Sunday, January 3, 2010

Partners in Crime ...*

When we read about real-life or fictional crimes, we often think about “the murderer” as a person – one person – who kills. The police find or are given evidence that eventually lead to the arrest of that killer. Sometimes, though, a crime isn’t a one-person job. In crimes like that, not only does the sleuth have to figure out how and by whom the murder was committed, but also, he or she has to unravel the conspiracy. In well-written crime fiction, a conspiracy can add a fascinating plot point as well as a dose of suspense to the story. A conspiracy can also add an engaging intellectual challenge for the reader.

Sometimes, it’s obvious from the beginning of a novel that there’s a conspiracy. Many thrillers are like that. For instance, Daniel Silva’s Moscow Rules is an example. In that novel, investigative journalist Aleksandr Lubin has amassed a dossier on Ivan Kharkov, an extremely wealthy Russian who’s got far-reaching interests. Lubin wants to warn Israeli Intelligence about something he’s found out about Kharkov, and he wants to communicate only with Gabriel Allon, an operative for the secret Israeli intelligence group, The Office. Allon reluctantly agrees to meet with Lubin, but before Lubin can deliver his message, he’s stabbed with a fast-acting poison and dies. Allon goes to Moscow to uncover the conspiracy that’s led to Lubin’s death. What he finds is that Kharkov had sealed a deal to sell arms to Al-Qaeda. Now, Allon has to stop this international conspiracy before the arms deal can be concluded.

We’re also told of a conspiracy in Arthur Conan Doyle’s The Adventure of the Final Problem, which Doyle had intended to be Sherlock Holmes’ final adventure. Holmes visits Watson one night, obviously in a state of anxiety. He tells Watson that he’s uncovered a vast criminal conspiracy headed by Professor Moriarty, his brilliant but evil nemesis. Holmes has slowly gathered the evidence he needs to connect Moriarty and the top members of his gang with at least forty crimes, and many arrests, including that of Moriarty, are imminent. Holmes asks Watson to take a trip to the European Continent with him, since Holmes’ life is now in danger. Watson agrees, and they leave London. Moriarty finds out, though, and he follows Holmes to Germany, where they meet in a now-famous face-to-face battle at the Reichenbach Falls.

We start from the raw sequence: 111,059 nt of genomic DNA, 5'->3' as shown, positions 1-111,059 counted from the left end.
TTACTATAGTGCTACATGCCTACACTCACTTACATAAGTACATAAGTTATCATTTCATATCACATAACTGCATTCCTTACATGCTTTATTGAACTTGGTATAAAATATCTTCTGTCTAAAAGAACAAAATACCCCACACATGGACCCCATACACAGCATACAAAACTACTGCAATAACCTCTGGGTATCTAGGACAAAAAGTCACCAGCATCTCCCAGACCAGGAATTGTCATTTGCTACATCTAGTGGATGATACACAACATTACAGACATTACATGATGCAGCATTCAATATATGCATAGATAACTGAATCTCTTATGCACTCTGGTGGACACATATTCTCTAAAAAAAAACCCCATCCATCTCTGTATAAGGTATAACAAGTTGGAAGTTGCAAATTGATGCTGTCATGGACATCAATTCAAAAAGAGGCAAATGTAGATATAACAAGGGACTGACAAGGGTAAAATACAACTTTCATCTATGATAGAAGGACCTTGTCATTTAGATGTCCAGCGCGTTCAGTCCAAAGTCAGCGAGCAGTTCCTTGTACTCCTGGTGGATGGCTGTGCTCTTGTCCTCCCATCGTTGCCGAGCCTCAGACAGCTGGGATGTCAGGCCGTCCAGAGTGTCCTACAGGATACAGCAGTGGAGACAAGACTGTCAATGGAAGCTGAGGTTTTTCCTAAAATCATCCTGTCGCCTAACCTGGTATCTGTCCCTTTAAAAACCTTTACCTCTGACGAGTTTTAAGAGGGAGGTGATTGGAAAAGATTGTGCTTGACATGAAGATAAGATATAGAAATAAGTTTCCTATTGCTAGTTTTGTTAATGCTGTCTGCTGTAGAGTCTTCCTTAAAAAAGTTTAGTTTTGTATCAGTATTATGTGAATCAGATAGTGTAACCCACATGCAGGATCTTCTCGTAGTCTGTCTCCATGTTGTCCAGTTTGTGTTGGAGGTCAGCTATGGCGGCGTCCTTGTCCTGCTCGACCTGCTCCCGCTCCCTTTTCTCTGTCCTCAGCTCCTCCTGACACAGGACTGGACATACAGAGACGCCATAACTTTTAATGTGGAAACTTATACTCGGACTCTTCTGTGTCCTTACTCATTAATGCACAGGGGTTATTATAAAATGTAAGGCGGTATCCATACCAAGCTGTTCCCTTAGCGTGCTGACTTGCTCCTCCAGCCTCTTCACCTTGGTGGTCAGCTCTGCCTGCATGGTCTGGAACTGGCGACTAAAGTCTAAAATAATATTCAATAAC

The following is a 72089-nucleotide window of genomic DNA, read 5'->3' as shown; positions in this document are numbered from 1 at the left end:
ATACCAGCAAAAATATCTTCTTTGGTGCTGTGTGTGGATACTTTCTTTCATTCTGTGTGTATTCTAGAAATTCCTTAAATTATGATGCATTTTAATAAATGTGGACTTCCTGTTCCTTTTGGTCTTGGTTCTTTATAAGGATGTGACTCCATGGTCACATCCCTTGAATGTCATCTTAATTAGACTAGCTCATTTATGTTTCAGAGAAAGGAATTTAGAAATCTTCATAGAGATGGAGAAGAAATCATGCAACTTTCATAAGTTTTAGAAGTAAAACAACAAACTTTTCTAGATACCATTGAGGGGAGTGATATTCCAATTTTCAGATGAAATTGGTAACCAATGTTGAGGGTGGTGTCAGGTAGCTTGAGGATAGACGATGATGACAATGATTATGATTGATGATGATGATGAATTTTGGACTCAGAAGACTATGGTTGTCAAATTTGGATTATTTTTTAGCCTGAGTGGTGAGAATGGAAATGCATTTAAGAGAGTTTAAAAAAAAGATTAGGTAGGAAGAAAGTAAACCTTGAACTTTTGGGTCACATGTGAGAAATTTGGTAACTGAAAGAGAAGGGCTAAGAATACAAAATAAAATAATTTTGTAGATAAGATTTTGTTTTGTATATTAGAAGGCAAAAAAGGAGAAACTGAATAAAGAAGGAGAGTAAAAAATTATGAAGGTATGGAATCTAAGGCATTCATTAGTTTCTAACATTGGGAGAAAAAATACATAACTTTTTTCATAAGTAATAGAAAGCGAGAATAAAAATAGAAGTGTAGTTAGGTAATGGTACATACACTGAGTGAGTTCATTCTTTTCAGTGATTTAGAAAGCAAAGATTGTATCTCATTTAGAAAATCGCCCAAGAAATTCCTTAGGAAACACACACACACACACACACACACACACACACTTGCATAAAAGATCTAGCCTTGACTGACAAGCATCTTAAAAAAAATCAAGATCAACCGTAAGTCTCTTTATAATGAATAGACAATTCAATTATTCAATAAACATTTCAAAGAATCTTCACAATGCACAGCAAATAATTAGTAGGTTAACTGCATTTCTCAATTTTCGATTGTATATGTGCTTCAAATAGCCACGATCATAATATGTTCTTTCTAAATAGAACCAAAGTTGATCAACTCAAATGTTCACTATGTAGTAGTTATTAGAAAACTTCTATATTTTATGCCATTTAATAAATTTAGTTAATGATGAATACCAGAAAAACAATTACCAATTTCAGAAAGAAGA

There’s also a larger conspiracy in Bartholomew Gill’s McGarr and the Sienese Conspiracy (AKA The Death of an Irish Consul). In that novel, Chief Inspector Peter McGarr investigates the deaths of former SIS agents Browne and Hitchcock, and tries to prevent a third, that of newly-appointed British ambassador to Italy Sir Colin Cummings. The first two victims were found in the same place, and McGarr believes that the same person is killing off a group of former SIS agents. He accompanies Cummings to Siena, but he’s unable to protect his charge from a sniper’s bullet. McGarr remains in Italy to uncover the truth behind this third murder, and he finds that all three deaths are connected to shady politics, shadier business, and a bitter dispute over North Sea oil drilling rights.